How protecting health can foster peace
By Pip Cook
Tedros Adhanom Ghebreyesus, the World Health Organization’s (WHO) director general once said, “there cannot be health without peace, and there cannot be peace without health”.
This is the ethos of the WHO’s global health for peace initiative (GHPI), which is set to be discussed at the upcoming WHO executive board meeting in Geneva later this month.
Launched in 2019, the intiative seeks to make peacebuilding a cornerstone of WHO’s work by looking at innovative ways to address conflict and prevent violence through health.
Experts involved in the GHPI say talks at the executive board meeting could pave the way towards a potential resolution on the health and peace initiative at the World Health Assembly in May, which could see peacebuilding ingrained in all WHO’s operations in conflict settings.
Why it matters
Conflicts are a major obstacle to health, from depriving people of access to basic health services to causing injury or the spread of disease. On the other side, lack of access to health and basic social services can also foster division and exclusion, which can drive conflict and violence.
But when healthcare is delivered and upheld, both before and after conflict, it not only saves lives but can foster peace.
Conflict has long dominated WHO’s emergency response. Approximately 80 per cent of the organisation’s humanitarian caseload is in conflict settings as well as 70 per cent of disease outbreaks WHO responds to. But since its launch, the initiative has been looking at how the WHO can move beyond delivering health during conflict to using health interventions to help build peace.
“The vision is to position WHO and the health sector in general as a contributor to peace by making interventions in conflict and delivering peace dividends,” said Dr Rudi Coninx, head of the WHO’s emergencies unit that leads the GHPI, speaking to Geneva Solutions.
“We work a lot in conflict areas, and we came to the realisation that there’s actually a lot that health can do,” he added. “We started thinking about how we can make health work in conflict and actually make a positive contribution to the peace process. So, in addition to having health outcomes, how can we also have peace outcomes through health programmes? “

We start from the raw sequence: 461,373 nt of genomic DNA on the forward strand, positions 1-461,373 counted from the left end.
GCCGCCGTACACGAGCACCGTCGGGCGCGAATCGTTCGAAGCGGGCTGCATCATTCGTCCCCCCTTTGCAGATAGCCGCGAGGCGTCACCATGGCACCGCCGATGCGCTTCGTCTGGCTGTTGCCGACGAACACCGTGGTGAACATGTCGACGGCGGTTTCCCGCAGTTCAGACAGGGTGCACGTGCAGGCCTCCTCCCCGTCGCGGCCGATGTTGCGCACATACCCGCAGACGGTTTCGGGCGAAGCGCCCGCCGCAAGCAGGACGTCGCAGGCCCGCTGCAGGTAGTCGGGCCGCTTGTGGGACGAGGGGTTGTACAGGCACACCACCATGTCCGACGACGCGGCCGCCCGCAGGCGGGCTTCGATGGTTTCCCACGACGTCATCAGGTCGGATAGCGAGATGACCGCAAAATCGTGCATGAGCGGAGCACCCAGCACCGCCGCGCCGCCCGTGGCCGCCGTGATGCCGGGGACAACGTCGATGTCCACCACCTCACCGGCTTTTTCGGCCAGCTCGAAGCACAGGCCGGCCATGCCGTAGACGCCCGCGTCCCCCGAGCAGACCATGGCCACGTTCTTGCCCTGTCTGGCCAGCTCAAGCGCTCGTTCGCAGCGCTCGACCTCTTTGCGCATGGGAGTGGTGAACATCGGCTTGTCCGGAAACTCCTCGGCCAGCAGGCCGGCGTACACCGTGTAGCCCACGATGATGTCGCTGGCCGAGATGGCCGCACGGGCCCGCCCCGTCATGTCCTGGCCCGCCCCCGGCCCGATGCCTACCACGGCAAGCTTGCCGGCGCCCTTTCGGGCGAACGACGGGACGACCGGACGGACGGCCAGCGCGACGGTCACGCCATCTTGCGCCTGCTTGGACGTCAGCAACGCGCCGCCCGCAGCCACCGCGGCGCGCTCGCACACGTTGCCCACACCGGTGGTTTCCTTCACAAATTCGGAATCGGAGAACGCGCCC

Health and social cohesion
Over the past few years, the GHPI has worked with countries around the world to launch a range of health projects that meet the needs of their populations, both during and in the wake of conflict.
In Sri Lanka, Somalia and Burkina Faso, WHO country offices have worked with other UN organisations as well as health professionals and local actors to provide psychosocial support training for displaced populations and young people traumatised by conflict and violence.
“The initiative focuses on peace as sociopolitical cohesion rather than peace at the political level,” explained Mathilde Boddaert from the GHPI. “We’re not talking about just negative peace — the absence of war — but of positive peace, which includes inclusive, equitable access to health as part of other inclusive and equitable access to other social services.”
“Health is often seen as a common good by everyone. Everyone wants access to health for themselves in their constituency,” she added. “So it helps bring people together.”
Health projects in Ukraine ranging from mental health support to vaccination drives and inclusive discussions on health reforms have helped facilitate dialogue across conflict lines, helping to promote health as a public good.
“The provision of equitable services to all parties to the conflict is an example of an activity that is actually a capacitor for peace, because people feel being excluded is a trigger for conflict in many cases,” said Coninx.
“In conflict areas, if you ask people what they need, health is always in the top three,” he continued. “So I think it’s only logical that health is being addressed in conflict areas because this is really one of the most important concerns of the people that we claim to help.”
The GHPI also seeks to use health to actively combat conflict and violence, particularly in youth.
A project launched late last year in the far north region of Cameroon, where Boko Haram is most prominent, hopes to rebuild trust and prevent violence in communities by providing better and more equitable access to health and social services.
Moreover, by employing young people in projects such as building and rehabilitating local health facilities, the project aims to both keep youth away from armed groups and reintegrate those who have left.
“One of the causes of youth enrollment in armed groups such as Boko Haram is youth’s lack of recognition in society, for example, lack of access to livelihoods,” said Boddaert.
“So, we’re working towards reintegrating youth who can be typically the targets of enrollment by providing them with training and short-term socioeconomic opportunities that then helps them reinsert into the social-economic network at a local level.”
A resolution on peace and health?
The GHPI faces a milestone later this month when it will be discussed at a WHO executive board meeting from 24–29 January. If accepted, the initiative could eventually lead to a resolution at the World Health Assembly (WHA) later this year, which would place peacebuilding at the heart of the WHO’s work in conflict areas.
“We really would like to see peace in all projects in the coming years,” said Boddaert.
“In fragile contexts, the minimum WHO has to do is to work in a conflict-sensitive manner. But we’re more ambitious than that. We need to contribute to peace because we’re part of the UN family, and all of us need to pursue peace outcomes to prevent and solve conflict. WHO has a role to play and it has a seat at the peacebuilding table.”
Originally published at https://genevasolutions.news.